Editor's Note: (Elie Honig, a former federal and state prosecutor, is a CNN legal analyst and Rutgers University scholar. Follow him on Twitter @eliehonig. The views expressed in this commentary are his own. View more opinion articles on CNN.)
(CNN) The Democratic Party regained control of the House of Representatives as a result of Tuesday's midterm elections, while the Republicans held firm control of the Senate. While a Democratic-controlled House now has the power to impeach the President, such a precipitous move is politically fraught, and likely will happen only if special counsel Robert Mueller delivers knockout evidence of criminality.
It is more crucial than ever, therefore, that Mueller be permitted to complete his investigation without political interference. Tuesday's seismic shift in power provides crucial -- though imperfect -- protection for Mueller against political forces that might seek to suppress or stifle his ultimate investigative findings.
With Tuesday's election results, the prospect of presidential impeachment just went from "nil" under a Republican House to "unlikely but entirely possible" with the Democrats in control. The Constitution requires only a simple majority in the House -- 218 of the 435 total votes -- to impeach.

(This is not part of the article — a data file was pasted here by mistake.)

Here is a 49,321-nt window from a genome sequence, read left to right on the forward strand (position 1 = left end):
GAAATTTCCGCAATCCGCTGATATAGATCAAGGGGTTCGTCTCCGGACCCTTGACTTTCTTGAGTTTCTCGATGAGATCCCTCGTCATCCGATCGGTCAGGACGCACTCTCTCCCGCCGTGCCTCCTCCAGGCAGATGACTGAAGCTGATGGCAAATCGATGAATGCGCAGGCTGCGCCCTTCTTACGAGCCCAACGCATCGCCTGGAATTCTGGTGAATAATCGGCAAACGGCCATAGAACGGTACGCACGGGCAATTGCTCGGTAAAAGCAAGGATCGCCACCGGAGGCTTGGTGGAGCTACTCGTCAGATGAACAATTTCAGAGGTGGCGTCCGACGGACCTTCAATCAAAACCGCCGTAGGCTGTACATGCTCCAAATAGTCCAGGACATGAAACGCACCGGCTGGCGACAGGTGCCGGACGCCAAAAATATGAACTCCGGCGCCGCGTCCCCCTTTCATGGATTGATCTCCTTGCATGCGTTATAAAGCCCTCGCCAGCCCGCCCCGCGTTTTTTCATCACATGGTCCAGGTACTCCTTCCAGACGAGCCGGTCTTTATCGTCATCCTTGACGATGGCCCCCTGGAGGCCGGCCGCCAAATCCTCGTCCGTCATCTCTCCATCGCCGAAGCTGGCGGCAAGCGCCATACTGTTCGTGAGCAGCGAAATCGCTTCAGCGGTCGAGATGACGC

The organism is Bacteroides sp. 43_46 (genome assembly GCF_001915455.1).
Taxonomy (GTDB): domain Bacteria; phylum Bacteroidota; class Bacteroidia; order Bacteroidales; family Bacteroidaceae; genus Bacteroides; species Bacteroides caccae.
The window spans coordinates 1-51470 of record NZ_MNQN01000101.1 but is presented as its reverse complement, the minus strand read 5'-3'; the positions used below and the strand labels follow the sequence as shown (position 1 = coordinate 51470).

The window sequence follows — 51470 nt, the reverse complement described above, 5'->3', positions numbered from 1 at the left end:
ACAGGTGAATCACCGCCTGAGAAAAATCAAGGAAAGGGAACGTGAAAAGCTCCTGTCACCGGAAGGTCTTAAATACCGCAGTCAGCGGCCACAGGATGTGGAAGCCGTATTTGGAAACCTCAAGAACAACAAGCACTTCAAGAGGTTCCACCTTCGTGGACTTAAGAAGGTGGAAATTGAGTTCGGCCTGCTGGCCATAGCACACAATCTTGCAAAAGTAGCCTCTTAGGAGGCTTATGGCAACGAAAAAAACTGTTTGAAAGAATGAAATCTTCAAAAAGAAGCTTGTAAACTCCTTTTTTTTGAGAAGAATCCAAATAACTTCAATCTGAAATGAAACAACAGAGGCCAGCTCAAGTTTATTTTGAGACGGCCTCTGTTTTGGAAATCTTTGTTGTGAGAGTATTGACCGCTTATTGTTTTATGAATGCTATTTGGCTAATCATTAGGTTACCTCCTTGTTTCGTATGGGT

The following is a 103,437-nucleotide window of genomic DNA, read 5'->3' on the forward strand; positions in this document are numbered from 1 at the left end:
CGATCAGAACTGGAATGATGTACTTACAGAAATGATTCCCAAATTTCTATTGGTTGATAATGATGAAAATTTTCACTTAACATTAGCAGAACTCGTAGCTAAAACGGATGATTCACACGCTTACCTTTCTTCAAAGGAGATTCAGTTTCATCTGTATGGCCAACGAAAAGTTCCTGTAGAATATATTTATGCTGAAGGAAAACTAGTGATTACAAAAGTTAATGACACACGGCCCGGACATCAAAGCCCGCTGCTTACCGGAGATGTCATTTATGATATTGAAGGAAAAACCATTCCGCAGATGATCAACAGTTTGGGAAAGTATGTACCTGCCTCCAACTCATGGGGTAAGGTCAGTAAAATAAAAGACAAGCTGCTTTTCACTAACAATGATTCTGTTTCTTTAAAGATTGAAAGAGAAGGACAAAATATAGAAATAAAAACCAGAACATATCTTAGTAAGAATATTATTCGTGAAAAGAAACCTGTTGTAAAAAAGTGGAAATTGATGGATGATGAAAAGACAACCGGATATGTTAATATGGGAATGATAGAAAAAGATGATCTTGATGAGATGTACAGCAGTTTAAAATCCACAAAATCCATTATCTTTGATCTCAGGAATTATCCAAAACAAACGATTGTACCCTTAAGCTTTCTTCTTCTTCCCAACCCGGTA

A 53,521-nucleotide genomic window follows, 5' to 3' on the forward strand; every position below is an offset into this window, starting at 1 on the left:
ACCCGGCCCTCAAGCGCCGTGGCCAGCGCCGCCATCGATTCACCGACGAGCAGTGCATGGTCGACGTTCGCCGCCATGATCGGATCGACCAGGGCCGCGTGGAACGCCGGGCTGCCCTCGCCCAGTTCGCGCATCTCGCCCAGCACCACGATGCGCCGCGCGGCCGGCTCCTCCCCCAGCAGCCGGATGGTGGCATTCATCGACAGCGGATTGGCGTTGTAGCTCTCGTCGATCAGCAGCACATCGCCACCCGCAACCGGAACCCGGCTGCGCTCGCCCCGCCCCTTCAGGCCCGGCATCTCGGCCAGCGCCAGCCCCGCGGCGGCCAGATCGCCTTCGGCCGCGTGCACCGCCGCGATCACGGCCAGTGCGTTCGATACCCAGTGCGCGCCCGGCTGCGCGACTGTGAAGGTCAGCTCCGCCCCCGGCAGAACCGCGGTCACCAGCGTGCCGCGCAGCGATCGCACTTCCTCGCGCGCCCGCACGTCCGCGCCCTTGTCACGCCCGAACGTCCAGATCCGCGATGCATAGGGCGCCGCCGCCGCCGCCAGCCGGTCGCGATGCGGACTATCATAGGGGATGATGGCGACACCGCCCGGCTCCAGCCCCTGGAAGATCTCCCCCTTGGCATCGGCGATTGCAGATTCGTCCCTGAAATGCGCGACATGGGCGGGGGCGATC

While the Democrats now can impeach the President unilaterally, there are practical and political risks to exercising that power. Practically, even if the House votes to impeach, the President can be removed only by a vote of two-thirds of the Senate. After Tuesday's vote, the Democrats do not have a Senate majority and are well shy of the 67 votes required to remove the President. Even a successful House vote to impeach could be a mere formality, given the infinitesimal chance of a significant number of Republican Senators turning on their own political leader.
Impeachment also carries political risks. Former (and potential future) Democratic Speaker of the House Nancy Pelosi said recently that "I don't think we should be talking about impeachment. ... On the political side I think it's a gift to the Republicans." Trump and Senate Majority Leader Mitch McConnell have used the possibility of impeachment to rally political support and to motivate their base supporters. Indeed, history calls for political caution by Democrats: President Bill Clinton's favorability ratings increased 10 points to 73% following his 1998 impeachment, while only 35% of respondents approved the House's decision to impeach.